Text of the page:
Game of Thrones and House of Cards fans can step aside because I am convinced that House Hunters is the most dramatic, heart-palpitating television show out there—after all, the couples choosing a house are making a huge decision. But there is a reason we don’t have reality shows about people making just any life decision, like choosing between an iPhone or a Galaxy or the fillings for their Chipotle burrito. When you buy a house you are doing something far greater—you’re choosing a home, just like choosing a college.
Here are a few ways that house hunting and college hunting are similar and some house-hunting tips you can take into your college search.
Location, Location, Location
You can customize a house to make it reflect your style, and you can customize your college years by choosing a variety of classes, activities, and experiences to make it your own. One thing you can’t change about a house or campus is the location. Visit a variety of college campuses to see what environment is the best fit for you—rural, suburban, or urban. Grove City provides a little bit of everything—it’s a residential campus in a cute college town but is just an hour outside of downtown Pittsburgh. Take a virtual tour, or better yet, come visit us and see in person.
Choose several “deal-breakers” that you can’t live without. Just like a future homeowner will not want to compromise on things like number of bedrooms or bathrooms, you should know what aspects of a college are the most important to you. This could be a strong academic program in your major, the opportunity to study abroad, small class sizes, or individual help landing the perfect summer internship or a job after graduation. For me, this was the one-on-one mentorship from Grove City professors who really want you to succeed and find your calling.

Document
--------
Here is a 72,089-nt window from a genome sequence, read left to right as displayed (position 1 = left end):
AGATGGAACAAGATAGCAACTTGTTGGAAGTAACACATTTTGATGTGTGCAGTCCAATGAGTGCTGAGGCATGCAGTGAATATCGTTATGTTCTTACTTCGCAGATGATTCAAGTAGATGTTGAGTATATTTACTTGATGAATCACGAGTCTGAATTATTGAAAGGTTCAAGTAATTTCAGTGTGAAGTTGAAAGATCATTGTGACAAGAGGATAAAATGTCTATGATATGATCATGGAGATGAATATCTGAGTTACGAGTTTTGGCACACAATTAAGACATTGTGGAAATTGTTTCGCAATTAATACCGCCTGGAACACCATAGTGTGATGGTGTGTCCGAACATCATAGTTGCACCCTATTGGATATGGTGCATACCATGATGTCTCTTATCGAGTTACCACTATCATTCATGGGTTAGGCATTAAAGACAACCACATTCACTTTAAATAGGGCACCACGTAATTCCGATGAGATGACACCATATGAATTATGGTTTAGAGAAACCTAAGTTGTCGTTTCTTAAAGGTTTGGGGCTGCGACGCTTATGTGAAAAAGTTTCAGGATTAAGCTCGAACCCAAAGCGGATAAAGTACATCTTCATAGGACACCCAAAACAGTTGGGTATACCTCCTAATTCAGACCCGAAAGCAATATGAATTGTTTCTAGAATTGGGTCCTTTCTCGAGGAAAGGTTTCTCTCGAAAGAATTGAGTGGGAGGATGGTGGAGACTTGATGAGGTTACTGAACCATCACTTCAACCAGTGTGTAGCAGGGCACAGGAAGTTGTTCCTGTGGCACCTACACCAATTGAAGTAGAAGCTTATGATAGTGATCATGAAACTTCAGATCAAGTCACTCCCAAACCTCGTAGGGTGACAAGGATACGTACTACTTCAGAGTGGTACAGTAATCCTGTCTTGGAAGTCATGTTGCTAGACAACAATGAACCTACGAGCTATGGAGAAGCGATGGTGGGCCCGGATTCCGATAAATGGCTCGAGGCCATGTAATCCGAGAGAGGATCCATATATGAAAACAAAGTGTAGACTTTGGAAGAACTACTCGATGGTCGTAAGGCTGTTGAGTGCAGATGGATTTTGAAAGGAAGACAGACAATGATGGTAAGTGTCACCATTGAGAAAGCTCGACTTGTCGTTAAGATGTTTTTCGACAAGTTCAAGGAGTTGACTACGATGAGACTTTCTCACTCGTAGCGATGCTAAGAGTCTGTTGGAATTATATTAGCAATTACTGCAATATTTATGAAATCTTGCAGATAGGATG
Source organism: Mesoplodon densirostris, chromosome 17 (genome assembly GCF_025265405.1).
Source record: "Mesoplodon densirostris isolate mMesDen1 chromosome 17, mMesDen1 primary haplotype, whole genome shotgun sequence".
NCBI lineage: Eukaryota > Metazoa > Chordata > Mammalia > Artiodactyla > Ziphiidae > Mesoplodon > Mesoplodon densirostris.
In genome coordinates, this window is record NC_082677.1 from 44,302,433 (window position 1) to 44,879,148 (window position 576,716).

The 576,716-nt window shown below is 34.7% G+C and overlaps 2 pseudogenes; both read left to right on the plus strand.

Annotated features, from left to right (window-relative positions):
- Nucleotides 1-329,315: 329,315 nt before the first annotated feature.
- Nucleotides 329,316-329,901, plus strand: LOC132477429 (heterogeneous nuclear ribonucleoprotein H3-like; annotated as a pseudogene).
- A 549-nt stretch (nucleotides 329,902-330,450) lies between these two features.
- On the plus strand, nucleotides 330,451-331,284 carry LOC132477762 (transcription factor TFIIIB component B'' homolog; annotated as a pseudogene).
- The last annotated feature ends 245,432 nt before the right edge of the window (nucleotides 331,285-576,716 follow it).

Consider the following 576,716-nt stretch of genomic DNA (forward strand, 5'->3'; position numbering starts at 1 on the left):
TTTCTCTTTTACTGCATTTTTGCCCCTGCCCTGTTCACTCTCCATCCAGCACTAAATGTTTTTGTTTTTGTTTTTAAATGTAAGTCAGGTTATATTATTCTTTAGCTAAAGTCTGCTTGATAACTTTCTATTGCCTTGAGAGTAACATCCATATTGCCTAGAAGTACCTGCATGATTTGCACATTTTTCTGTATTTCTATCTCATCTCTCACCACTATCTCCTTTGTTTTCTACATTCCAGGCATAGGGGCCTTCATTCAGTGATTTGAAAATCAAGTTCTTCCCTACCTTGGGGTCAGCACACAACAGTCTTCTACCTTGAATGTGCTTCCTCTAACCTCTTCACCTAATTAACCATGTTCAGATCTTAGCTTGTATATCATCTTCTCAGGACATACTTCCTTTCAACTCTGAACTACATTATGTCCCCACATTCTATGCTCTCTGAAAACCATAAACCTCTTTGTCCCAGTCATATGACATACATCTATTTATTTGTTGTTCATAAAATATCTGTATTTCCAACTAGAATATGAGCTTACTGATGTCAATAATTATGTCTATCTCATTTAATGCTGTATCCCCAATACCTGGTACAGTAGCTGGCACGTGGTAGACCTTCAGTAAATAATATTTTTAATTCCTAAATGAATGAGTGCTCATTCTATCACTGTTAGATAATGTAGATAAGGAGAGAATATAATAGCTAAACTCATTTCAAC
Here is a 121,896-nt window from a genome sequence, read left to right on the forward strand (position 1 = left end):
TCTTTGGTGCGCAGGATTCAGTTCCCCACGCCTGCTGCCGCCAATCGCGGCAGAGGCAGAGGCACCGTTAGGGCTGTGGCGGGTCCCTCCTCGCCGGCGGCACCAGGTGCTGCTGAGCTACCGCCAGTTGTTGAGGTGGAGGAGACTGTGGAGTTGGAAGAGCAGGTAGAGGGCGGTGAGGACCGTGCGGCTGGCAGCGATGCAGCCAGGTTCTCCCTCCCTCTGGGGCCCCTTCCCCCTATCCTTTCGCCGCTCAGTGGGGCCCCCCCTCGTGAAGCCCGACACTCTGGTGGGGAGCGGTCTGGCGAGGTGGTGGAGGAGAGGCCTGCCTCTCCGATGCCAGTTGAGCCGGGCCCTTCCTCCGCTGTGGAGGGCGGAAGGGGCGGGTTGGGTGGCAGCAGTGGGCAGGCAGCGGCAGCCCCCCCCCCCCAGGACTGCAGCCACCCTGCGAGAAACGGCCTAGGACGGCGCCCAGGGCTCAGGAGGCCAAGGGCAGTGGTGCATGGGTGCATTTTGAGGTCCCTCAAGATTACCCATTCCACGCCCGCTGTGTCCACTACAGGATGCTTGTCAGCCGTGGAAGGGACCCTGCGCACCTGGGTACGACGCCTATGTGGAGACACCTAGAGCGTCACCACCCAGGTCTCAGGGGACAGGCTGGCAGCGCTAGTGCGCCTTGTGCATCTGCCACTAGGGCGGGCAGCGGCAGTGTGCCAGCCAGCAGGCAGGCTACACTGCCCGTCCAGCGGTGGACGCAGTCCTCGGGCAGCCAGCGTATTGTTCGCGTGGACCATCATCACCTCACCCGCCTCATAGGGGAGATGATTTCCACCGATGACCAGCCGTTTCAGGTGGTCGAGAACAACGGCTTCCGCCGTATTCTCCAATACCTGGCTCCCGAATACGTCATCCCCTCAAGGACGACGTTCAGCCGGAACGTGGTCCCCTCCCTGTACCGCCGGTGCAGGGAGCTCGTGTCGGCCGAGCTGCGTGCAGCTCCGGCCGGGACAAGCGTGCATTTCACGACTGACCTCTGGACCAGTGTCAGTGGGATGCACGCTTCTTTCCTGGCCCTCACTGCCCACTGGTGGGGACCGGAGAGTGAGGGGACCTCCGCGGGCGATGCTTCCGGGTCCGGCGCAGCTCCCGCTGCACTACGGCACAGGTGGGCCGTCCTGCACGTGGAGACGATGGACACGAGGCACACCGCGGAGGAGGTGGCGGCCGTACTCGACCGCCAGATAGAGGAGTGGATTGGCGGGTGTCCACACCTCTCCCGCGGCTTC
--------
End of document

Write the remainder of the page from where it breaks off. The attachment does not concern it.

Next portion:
Look at the bigger picture
Once you consider your deal breakers, don’t get caught up in the small details. The most fascinating part of House Hunters is watching the couple nearly disregard a great house over cosmetic things: lime green painted walls or slightly too dark granite countertops. These little things are not what makes a house a home—rather it’s how you feel when you’re there and the people you are with. When you’re looking at colleges, try not to be too distracted by the details—the exact dimensions of your dorm room or the particular food they serve in the cafeteria that day. Instead, focus on how you feel when you’re there, the interactions you have, and the relationships you form with the counselors and students you meet. That’s when you know you’ve found the right college for you—it feels like home.